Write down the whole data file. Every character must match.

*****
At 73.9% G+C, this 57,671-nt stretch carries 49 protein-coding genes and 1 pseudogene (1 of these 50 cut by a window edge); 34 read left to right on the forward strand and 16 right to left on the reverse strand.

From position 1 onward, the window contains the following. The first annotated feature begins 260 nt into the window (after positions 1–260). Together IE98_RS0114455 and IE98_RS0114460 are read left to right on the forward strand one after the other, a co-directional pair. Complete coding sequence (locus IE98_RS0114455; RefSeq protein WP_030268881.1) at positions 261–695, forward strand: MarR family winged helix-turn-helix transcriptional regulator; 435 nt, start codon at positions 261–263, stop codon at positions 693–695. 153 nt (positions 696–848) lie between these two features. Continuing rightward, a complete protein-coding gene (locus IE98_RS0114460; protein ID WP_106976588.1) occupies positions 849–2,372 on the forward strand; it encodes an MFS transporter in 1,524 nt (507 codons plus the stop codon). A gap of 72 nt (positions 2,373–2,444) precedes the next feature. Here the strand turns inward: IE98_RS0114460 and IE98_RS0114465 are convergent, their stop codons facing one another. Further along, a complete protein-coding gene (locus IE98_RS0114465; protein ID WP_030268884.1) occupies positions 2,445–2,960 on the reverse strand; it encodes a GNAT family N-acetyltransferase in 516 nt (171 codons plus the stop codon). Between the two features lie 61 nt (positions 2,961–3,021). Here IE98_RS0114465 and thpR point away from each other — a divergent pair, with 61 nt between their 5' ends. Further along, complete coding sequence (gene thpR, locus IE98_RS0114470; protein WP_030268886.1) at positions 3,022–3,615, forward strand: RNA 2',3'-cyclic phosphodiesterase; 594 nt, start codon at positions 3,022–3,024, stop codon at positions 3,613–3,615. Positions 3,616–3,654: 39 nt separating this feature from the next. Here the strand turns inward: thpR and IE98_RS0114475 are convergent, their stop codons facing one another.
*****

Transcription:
At 73.9% G+C, this 57,671-nt stretch carries 49 protein-coding genes and 1 pseudogene (1 of these 50 cut by a window edge); 34 read left to right on the forward strand and 16 right to left on the reverse strand.

From position 1 onward, the window contains the following. The first annotated feature begins 260 nt into the window (after positions 1–260). Together IE98_RS0114455 and IE98_RS0114460 are read left to right on the forward strand one after the other, a co-directional pair. Complete coding sequence (locus IE98_RS0114455; RefSeq protein WP_030268881.1) at positions 261–695, forward strand: MarR family winged helix-turn-helix transcriptional regulator; 435 nt, start codon at positions 261–263, stop codon at positions 693–695. 153 nt (positions 696–848) lie between these two features. Continuing rightward, a complete protein-coding gene (locus IE98_RS0114460; protein ID WP_106976588.1) occupies positions 849–2,372 on the forward strand; it encodes an MFS transporter in 1,524 nt (507 codons plus the stop codon). A gap of 72 nt (positions 2,373–2,444) precedes the next feature. Here the strand turns inward: IE98_RS0114460 and IE98_RS0114465 are convergent, their stop codons facing one another. Further along, a complete protein-coding gene (locus IE98_RS0114465; protein ID WP_030268884.1) occupies positions 2,445–2,960 on the reverse strand; it encodes a GNAT family N-acetyltransferase in 516 nt (171 codons plus the stop codon). Between the two features lie 61 nt (positions 2,961–3,021). Here IE98_RS0114465 and thpR point away from each other — a divergent pair, with 61 nt between their 5' ends. Further along, complete coding sequence (gene thpR, locus IE98_RS0114470; protein WP_030268886.1) at positions 3,022–3,615, forward strand: RNA 2',3'-cyclic phosphodiesterase; 594 nt, start codon at positions 3,022–3,024, stop codon at positions 3,613–3,615. Positions 3,616–3,654: 39 nt separating this feature from the next. Here the strand turns inward: thpR and IE98_RS0114475 are convergent, their stop codons facing one another.